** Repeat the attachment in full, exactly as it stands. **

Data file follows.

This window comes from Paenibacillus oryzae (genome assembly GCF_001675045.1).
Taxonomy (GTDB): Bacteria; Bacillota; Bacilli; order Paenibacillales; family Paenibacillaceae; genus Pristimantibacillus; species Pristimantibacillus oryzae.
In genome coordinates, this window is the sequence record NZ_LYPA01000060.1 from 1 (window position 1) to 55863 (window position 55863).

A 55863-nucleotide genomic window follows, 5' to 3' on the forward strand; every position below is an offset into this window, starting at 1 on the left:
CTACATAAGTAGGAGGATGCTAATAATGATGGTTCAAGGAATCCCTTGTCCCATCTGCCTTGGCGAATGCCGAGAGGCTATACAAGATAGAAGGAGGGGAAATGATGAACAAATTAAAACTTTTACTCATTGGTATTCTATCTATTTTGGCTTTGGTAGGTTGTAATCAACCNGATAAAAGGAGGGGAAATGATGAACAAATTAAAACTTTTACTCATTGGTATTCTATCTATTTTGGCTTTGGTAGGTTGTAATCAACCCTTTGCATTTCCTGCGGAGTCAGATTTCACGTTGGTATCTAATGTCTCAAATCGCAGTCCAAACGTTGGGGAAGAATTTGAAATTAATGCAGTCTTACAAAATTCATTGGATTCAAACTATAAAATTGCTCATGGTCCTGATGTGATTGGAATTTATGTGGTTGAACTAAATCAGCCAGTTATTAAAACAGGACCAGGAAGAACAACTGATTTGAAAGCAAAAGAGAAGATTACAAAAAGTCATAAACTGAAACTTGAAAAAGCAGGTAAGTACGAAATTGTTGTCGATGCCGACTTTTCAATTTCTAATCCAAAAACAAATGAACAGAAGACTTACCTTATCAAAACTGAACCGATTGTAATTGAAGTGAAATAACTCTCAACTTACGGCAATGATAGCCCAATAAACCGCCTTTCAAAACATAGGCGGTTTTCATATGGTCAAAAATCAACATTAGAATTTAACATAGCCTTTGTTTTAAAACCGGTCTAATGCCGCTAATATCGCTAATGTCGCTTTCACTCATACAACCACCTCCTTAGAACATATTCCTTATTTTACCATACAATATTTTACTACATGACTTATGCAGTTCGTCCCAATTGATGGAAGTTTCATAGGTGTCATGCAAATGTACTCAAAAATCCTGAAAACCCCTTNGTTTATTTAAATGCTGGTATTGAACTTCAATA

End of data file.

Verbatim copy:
This window comes from Paenibacillus oryzae (genome assembly GCF_001675045.1).
Taxonomy (GTDB): Bacteria; Bacillota; Bacilli; order Paenibacillales; family Paenibacillaceae; genus Pristimantibacillus; species Pristimantibacillus oryzae.
In genome coordinates, this window is the sequence record NZ_LYPA01000060.1 from 1 (window position 1) to 55863 (window position 55863).

A 55863-nucleotide genomic window follows, 5' to 3' on the forward strand; every position below is an offset into this window, starting at 1 on the left:
CTACATAAGTAGGAGGATGCTAATAATGATGGTTCAAGGAATCCCTTGTCCCATCTGCCTTGGCGAATGCCGAGAGGCTATACAAGATAGAAGGAGGGGAAATGATGAACAAATTAAAACTTTTACTCATTGGTATTCTATCTATTTTGGCTTTGGTAGGTTGTAATCAACCNGATAAAAGGAGGGGAAATGATGAACAAATTAAAACTTTTACTCATTGGTATTCTATCTATTTTGGCTTTGGTAGGTTGTAATCAACCCTTTGCATTTCCTGCGGAGTCAGATTTCACGTTGGTATCTAATGTCTCAAATCGCAGTCCAAACGTTGGGGAAGAATTTGAAATTAATGCAGTCTTACAAAATTCATTGGATTCAAACTATAAAATTGCTCATGGTCCTGATGTGATTGGAATTTATGTGGTTGAACTAAATCAGCCAGTTATTAAAACAGGACCAGGAAGAACAACTGATTTGAAAGCAAAAGAGAAGATTACAAAAAGTCATAAACTGAAACTTGAAAAAGCAGGTAAGTACGAAATTGTTGTCGATGCCGACTTTTCAATTTCTAATCCAAAAACAAATGAACAGAAGACTTACCTTATCAAAACTGAACCGATTGTAATTGAAGTGAAATAACTCTCAACTTACGGCAATGATAGCCCAATAAACCGCCTTTCAAAACATAGGCGGTTTTCATATGGTCAAAAATCAACATTAGAATTTAACATAGCCTTTGTTTTAAAACCGGTCTAATGCCGCTAATATCGCTAATGTCGCTTTCACTCATACAACCACCTCCTTAGAACATATTCCTTATTTTACCATACAATATTTTACTACATGACTTATGCAGTTCGTCCCAATTGATGGAAGTTTCATAGGTGTCATGCAAATGTACTCAAAAATCCTGAAAACCCCTTNGTTTATTTAAATGCTGGTATTGAACTTCAATA